Palate

    Thick and quite vinous (it’s spent one year in red wine casks) with black grape skin, while the fresh berry elements continue, along with a briny element alongside some orange pith bitterness which acts as a balancing agent to the fruit and the blanketing, earthy smoke. Water makes things more delicate, the smoke seemingly drier in quality while the fruit – now rhubarb syrup mixed with blackberry jam – is retained. Great balance for one so young.

    Finish

    Fruit pastilles, that citrus edge, smoke and some heat.

    Conclusion

    Still young and vibrant, but balanced. Like it. Marked in its competitive set.

    Right place, right time

    The Clouds Are Full Of Wine.

    Octomore 9.3, 5 Years Old

    Octomore 9.3, 5 Years Old
    Price band
    £ £ £ £ £
    ABV
    62.9%
    Production type
    Single malt whisky
    Region
    Islay
    Flavour camp
    Smoky & Peaty
    Nose

    Dry heat with balanced smoke and a herbal aspect: rosemary wood on a charcoal fire, with some green olive, a mix of tar and a pleasant earthiness, plus woodsmoke on a wool jumper. At the same time as this pulls things towards the drier side, there’s a balancing floral sweetness, barley which inveigles itself with the peat reek, adding violet elements and a briny/saline quality. Water amplifies it further, adding a fatty quality. Really complex for its age.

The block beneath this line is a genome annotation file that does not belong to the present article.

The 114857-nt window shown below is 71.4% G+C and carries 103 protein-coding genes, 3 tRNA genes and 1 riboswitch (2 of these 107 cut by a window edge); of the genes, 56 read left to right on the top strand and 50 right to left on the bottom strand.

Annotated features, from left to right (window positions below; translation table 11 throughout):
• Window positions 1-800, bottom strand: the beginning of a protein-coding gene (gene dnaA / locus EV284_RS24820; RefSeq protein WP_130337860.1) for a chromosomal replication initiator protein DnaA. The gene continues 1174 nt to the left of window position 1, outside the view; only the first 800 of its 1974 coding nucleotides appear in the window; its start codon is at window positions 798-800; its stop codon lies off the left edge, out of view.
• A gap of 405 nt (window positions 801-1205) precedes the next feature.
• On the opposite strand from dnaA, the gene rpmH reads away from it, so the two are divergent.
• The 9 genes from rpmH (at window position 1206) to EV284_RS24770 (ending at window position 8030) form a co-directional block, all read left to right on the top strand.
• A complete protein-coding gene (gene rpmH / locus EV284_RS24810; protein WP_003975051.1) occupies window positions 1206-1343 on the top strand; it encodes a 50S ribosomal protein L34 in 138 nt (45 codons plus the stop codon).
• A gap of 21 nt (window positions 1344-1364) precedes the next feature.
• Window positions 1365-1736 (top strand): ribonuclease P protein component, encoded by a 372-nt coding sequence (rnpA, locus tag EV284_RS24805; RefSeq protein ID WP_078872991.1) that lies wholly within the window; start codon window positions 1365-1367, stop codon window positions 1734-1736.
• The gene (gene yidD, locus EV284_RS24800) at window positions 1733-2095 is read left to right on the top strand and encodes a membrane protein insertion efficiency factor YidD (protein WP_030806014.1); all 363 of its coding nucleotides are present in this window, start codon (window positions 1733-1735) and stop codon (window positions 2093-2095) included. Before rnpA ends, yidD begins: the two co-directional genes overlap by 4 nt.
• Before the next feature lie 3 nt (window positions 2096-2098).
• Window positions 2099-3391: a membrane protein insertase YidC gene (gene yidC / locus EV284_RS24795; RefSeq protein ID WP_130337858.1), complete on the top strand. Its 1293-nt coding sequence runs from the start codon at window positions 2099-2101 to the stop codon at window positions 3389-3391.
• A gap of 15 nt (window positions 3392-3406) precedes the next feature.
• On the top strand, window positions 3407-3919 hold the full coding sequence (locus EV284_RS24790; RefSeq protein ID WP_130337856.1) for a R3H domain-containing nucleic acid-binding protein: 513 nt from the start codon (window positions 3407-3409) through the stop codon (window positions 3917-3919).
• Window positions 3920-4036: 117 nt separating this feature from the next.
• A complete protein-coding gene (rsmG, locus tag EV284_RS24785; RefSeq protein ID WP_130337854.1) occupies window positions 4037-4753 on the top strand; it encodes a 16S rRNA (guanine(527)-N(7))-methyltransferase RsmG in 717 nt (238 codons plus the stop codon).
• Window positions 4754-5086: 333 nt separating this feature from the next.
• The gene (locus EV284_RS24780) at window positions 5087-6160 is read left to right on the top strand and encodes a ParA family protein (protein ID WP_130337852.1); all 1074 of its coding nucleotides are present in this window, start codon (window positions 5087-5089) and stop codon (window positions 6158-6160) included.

Palate

    Very thick again, unctuous and almost waxy in feel. Again, the citrus is there along with lilac blossom and runny clover honey. Though firm with a youthful edge, it has range. Water makes it a lot drier, with the fragrant smoke (moor burn), some Lapsang Souchong now fully in charge and, while the heat is impossible to tame, it has a quality that belies its age.

    Finish

    Heavy smoke, then rosewater and salty chocolate.

    Conclusion

    Made with 100% Octomore Farm barley, this is a vatting of American oak and wine casks. The most rounded and complete of the trio. The mix of earth, sweetness, smoke and bitter elements are all present and in harmony.

    Right place, right time

    One dram and you’re off doing the Floppy Boot Stomp.

    PI5, Elements of Islay (Elixir Distillers)

    PI5, Elements of Islay (Elixir Distillers)
    Price band
    £ £ £ £ £
    ABV
    63.1%
    Production type
    Single malt whisky
    Region
    Islay
    Flavour camp
    Smoky & Peaty
    Nose